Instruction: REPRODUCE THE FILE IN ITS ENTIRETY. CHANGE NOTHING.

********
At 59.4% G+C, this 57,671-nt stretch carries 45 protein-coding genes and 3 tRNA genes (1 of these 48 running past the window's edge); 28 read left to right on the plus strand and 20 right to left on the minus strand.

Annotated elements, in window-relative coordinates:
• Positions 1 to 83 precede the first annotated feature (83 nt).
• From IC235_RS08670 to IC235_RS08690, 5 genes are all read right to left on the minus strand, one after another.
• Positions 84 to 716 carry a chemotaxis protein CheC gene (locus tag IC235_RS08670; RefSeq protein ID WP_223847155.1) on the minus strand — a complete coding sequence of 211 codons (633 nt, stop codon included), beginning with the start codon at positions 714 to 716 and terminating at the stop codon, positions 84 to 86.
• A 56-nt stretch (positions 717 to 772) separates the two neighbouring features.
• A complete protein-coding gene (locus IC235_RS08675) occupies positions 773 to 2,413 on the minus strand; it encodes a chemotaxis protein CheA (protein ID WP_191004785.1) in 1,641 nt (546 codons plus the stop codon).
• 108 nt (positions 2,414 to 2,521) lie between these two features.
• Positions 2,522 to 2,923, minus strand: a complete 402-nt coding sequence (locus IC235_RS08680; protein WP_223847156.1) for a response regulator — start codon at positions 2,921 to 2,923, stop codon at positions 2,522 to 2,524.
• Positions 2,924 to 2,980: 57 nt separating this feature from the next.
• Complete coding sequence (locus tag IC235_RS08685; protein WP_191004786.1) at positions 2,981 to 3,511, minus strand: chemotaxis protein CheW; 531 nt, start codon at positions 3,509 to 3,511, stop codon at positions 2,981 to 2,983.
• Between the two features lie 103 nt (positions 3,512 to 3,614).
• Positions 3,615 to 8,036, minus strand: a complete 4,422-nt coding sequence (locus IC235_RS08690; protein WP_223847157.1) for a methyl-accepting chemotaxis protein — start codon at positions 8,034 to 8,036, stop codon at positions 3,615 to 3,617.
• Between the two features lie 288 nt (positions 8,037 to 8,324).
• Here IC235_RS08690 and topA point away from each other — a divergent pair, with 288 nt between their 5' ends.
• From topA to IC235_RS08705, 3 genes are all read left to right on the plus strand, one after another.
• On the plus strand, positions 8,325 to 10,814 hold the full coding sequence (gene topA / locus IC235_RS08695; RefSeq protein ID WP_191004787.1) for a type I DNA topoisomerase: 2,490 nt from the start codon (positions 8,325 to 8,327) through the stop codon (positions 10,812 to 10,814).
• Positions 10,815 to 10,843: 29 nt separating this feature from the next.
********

At 59.4% G+C, this 57,671-nt stretch carries 45 protein-coding genes and 3 tRNA genes (1 of these 48 running past the window's edge); 28 read left to right on the plus strand and 20 right to left on the minus strand.

Annotated elements, in window-relative coordinates:
• Positions 1 to 83 precede the first annotated feature (83 nt).
• From IC235_RS08670 to IC235_RS08690, 5 genes are all read right to left on the minus strand, one after another.
• Positions 84 to 716 carry a chemotaxis protein CheC gene (locus tag IC235_RS08670; RefSeq protein ID WP_223847155.1) on the minus strand — a complete coding sequence of 211 codons (633 nt, stop codon included), beginning with the start codon at positions 714 to 716 and terminating at the stop codon, positions 84 to 86.
• A 56-nt stretch (positions 717 to 772) separates the two neighbouring features.
• A complete protein-coding gene (locus IC235_RS08675) occupies positions 773 to 2,413 on the minus strand; it encodes a chemotaxis protein CheA (protein ID WP_191004785.1) in 1,641 nt (546 codons plus the stop codon).
• 108 nt (positions 2,414 to 2,521) lie between these two features.
• Positions 2,522 to 2,923, minus strand: a complete 402-nt coding sequence (locus IC235_RS08680; protein WP_223847156.1) for a response regulator — start codon at positions 2,921 to 2,923, stop codon at positions 2,522 to 2,524.
• Positions 2,924 to 2,980: 57 nt separating this feature from the next.
• Complete coding sequence (locus tag IC235_RS08685; protein WP_191004786.1) at positions 2,981 to 3,511, minus strand: chemotaxis protein CheW; 531 nt, start codon at positions 3,509 to 3,511, stop codon at positions 2,981 to 2,983.
• Between the two features lie 103 nt (positions 3,512 to 3,614).
• Positions 3,615 to 8,036, minus strand: a complete 4,422-nt coding sequence (locus IC235_RS08690; protein WP_223847157.1) for a methyl-accepting chemotaxis protein — start codon at positions 8,034 to 8,036, stop codon at positions 3,615 to 3,617.
• Between the two features lie 288 nt (positions 8,037 to 8,324).
• Here IC235_RS08690 and topA point away from each other — a divergent pair, with 288 nt between their 5' ends.
• From topA to IC235_RS08705, 3 genes are all read left to right on the plus strand, one after another.
• On the plus strand, positions 8,325 to 10,814 hold the full coding sequence (gene topA / locus IC235_RS08695; RefSeq protein ID WP_191004787.1) for a type I DNA topoisomerase: 2,490 nt from the start codon (positions 8,325 to 8,327) through the stop codon (positions 10,812 to 10,814).
• Positions 10,815 to 10,843: 29 nt separating this feature from the next.